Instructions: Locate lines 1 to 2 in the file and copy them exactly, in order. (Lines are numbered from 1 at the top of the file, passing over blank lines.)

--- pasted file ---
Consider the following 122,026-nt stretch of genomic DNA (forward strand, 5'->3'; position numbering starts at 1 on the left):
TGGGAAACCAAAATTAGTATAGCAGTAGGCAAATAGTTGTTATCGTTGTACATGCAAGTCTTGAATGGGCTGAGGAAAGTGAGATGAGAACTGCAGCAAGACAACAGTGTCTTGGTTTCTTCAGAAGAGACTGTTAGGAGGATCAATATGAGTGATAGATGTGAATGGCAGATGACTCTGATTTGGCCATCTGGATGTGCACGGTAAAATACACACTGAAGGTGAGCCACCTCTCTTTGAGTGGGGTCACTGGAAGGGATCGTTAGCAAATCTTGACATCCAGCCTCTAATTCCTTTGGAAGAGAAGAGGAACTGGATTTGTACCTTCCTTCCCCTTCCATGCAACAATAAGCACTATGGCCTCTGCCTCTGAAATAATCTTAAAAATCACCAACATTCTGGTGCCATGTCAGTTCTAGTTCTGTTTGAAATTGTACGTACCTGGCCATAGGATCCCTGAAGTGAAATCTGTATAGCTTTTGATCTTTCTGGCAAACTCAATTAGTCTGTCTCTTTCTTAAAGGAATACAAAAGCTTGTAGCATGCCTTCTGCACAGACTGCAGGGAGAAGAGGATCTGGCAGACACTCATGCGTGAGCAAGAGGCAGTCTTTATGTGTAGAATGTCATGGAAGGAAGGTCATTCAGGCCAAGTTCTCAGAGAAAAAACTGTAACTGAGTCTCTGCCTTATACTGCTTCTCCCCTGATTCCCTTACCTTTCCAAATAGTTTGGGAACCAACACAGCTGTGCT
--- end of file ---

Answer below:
Consider the following 122,026-nt stretch of genomic DNA (forward strand, 5'->3'; position numbering starts at 1 on the left):
TGGGAAACCAAAATTAGTATAGCAGTAGGCAAATAGTTGTTATCGTTGTACATGCAAGTCTTGAATGGGCTGAGGAAAGTGAGATGAGAACTGCAGCAAGACAACAGTGTCTTGGTTTCTTCAGAAGAGACTGTTAGGAGGATCAATATGAGTGATAGATGTGAATGGCAGATGACTCTGATTTGGCCATCTGGATGTGCACGGTAAAATACACACTGAAGGTGAGCCACCTCTCTTTGAGTGGGGTCACTGGAAGGGATCGTTAGCAAATCTTGACATCCAGCCTCTAATTCCTTTGGAAGAGAAGAGGAACTGGATTTGTACCTTCCTTCCCCTTCCATGCAACAATAAGCACTATGGCCTCTGCCTCTGAAATAATCTTAAAAATCACCAACATTCTGGTGCCATGTCAGTTCTAGTTCTGTTTGAAATTGTACGTACCTGGCCATAGGATCCCTGAAGTGAAATCTGTATAGCTTTTGATCTTTCTGGCAAACTCAATTAGTCTGTCTCTTTCTTAAAGGAATACAAAAGCTTGTAGCATGCCTTCTGCACAGACTGCAGGGAGAAGAGGATCTGGCAGACACTCATGCGTGAGCAAGAGGCAGTCTTTATGTGTAGAATGTCATGGAAGGAAGGTCATTCAGGCCAAGTTCTCAGAGAAAAAACTGTAACTGAGTCTCTGCCTTATACTGCTTCTCCCCTGATTCCCTTACCTTTCCAAATAGTTTGGGAACCAACACAGCTGTGCT